Celebration of Holi

Updated: May 7, 2019

Author: Siggy Kahama

Photo courtesy of Poras Chaudhary

Every year in March around the world, an Indian celebration of color takes place to welcome the beginning of spring. From the outside, its vibrant and animated festivities may make the Holi festival seem light-hearted, but the foundation of Holi is based on cultural richness and deep religious beliefs. This year, Holi is March 21.

The starting period of the festival is marked by the full moon day known as Phalguna. On the first day, acknowledged as Holika Dahan, various prayers and religious rituals are performed to keep families safe from evil and in good health. This is typically done at a bonfire at sunset as to prohibit misfortune in life; The best time to perform these rituals is during Pradosh Kaal when day and night are believed to meet. The next day of the festival, the actual day of celebration, is called Holi.

Several festivities take place depending on the region in which it is celebrated. The day is most enthusiastic and eventful in regions in India such as Mathura, Barsana, Nandgaon, as theydavan, as they are associated with the birth of deity Krishna. In these locations, women usually ambush men, making them perform in various tasks such as dressing in female clothing, all in the good spirit of Holi. Other activities that take place around the world are the throwing of color powders and liquids called “Gulal” which are sometimes mixed with water.

Holi has been performed annually for centuries, and the different Holi celebrations arise from various Hindu legends. The story of Holika is widely recognized as the most likely cause for the Holi celebration. Holika is the sister of Hindu demon king Kiranyakashyap. The demon king tried to kill his son after his son devoted his faith to Lord Naraayana, but Vishnu, one of the principal deities of Hinduism and protector of the earth, continued to save him. Enraged, Kiranyakashyap asked his sister, Holika, to enter fire with his son, under the impression that she could not be burned. After entering the fire, Kiranyakashyap’s son returned unharmed as a reward from Lord Naraayana for being faithful. Holika paid the price and was burned. The name Holi is derived from the demonesses Holika's name and is a celebration of good trumping evil.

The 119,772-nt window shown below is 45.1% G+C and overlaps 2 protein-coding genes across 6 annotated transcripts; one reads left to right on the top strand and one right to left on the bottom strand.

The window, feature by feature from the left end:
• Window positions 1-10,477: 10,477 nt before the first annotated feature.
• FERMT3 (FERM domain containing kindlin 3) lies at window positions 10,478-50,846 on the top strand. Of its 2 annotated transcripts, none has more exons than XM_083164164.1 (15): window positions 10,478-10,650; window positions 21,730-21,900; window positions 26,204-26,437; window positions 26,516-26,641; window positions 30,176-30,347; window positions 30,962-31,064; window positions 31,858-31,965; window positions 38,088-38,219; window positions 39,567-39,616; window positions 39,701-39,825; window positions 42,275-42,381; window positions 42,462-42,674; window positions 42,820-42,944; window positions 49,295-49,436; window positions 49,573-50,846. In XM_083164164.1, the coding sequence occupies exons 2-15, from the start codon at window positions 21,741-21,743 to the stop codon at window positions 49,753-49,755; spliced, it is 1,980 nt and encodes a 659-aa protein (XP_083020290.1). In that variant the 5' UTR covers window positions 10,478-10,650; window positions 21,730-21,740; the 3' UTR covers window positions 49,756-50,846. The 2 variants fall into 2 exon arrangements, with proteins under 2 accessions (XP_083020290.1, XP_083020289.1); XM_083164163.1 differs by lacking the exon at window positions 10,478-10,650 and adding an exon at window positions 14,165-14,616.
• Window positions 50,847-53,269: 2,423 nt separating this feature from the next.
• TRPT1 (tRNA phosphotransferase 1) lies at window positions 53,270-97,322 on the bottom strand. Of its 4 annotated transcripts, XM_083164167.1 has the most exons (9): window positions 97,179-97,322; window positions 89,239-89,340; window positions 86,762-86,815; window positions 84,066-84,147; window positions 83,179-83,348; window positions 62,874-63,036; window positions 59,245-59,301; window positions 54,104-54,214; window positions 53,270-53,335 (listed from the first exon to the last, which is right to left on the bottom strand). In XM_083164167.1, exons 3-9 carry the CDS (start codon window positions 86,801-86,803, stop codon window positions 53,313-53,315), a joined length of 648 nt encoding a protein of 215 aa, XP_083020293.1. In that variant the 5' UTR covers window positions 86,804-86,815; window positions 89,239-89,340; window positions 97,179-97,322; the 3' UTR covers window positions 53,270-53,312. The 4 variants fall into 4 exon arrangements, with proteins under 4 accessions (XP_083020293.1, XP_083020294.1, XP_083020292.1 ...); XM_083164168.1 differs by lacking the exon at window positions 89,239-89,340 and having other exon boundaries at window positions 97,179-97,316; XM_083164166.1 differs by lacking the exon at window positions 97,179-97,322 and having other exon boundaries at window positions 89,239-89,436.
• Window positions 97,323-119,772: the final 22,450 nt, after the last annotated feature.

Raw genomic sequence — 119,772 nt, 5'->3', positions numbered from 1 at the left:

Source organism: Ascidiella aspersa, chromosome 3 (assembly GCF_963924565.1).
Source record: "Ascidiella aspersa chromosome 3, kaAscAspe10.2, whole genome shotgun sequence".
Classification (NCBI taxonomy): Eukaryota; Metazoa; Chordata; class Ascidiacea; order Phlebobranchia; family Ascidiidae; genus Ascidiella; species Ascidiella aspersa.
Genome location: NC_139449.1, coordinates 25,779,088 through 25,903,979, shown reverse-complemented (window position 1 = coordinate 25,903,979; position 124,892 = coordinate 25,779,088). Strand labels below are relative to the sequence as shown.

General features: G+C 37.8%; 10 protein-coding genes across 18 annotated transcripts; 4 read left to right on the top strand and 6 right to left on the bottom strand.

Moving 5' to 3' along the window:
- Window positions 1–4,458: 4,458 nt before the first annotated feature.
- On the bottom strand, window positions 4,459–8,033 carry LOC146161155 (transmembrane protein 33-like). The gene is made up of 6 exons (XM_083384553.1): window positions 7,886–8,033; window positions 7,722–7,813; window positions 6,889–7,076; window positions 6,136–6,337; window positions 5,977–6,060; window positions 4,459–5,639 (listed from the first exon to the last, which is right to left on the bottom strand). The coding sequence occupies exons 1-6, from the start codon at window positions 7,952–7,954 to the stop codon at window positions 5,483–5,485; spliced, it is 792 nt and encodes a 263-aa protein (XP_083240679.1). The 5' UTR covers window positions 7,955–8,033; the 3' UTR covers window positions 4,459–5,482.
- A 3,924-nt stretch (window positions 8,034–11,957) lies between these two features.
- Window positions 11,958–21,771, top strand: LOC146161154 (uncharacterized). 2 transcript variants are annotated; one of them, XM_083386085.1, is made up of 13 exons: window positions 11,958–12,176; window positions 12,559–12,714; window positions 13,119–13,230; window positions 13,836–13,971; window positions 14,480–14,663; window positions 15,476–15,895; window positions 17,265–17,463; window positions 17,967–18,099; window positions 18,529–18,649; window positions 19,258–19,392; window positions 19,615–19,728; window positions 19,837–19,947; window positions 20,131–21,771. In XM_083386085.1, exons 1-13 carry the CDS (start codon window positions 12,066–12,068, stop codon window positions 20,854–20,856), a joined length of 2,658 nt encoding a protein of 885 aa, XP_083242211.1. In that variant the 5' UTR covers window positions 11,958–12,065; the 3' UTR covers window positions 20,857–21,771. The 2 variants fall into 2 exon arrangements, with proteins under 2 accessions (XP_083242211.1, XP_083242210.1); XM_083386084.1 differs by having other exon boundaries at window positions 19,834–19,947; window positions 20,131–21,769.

The color that is thrown is used because of the legend of Krishna. During Holi, everyone is of equal status, and all audiences get covered in paint regardless of race, age, gender or socioeconomic status in celebration of Krishna’s love. Different colors represent different things. Typical colors used are pink, blue, yellow, magenta and green. To name a few, red symbolizes matrimony, love, beauty, and fertility. Yellow symbolizes turmeric, and green marks new beginnings and harvest.

Another custom of Holi is making sizable amounts of food. After the bonfire during Holika Dahan, most people prepare feasts to enjoy with family and friends. Some of these dishes include Peshwari Naan, Spring Onion Bhaji, Papri Chaat, Chana Masala and Kachori. Drinks such as Thandai, that consist of milk, sugar, almonds and a concoction of herbs, typically accompany the food.

Photo courtesy of J. Kenji López

The spirit of Holi represents love, faith, equality, goodness and life in general. With a growing population of Indians around the world, Indian holidays continue to become more popular around the world, allowing people of all backgrounds to appreciate the richness of Indian festivals and cultures.

#Holi #SiggyKahama #festive



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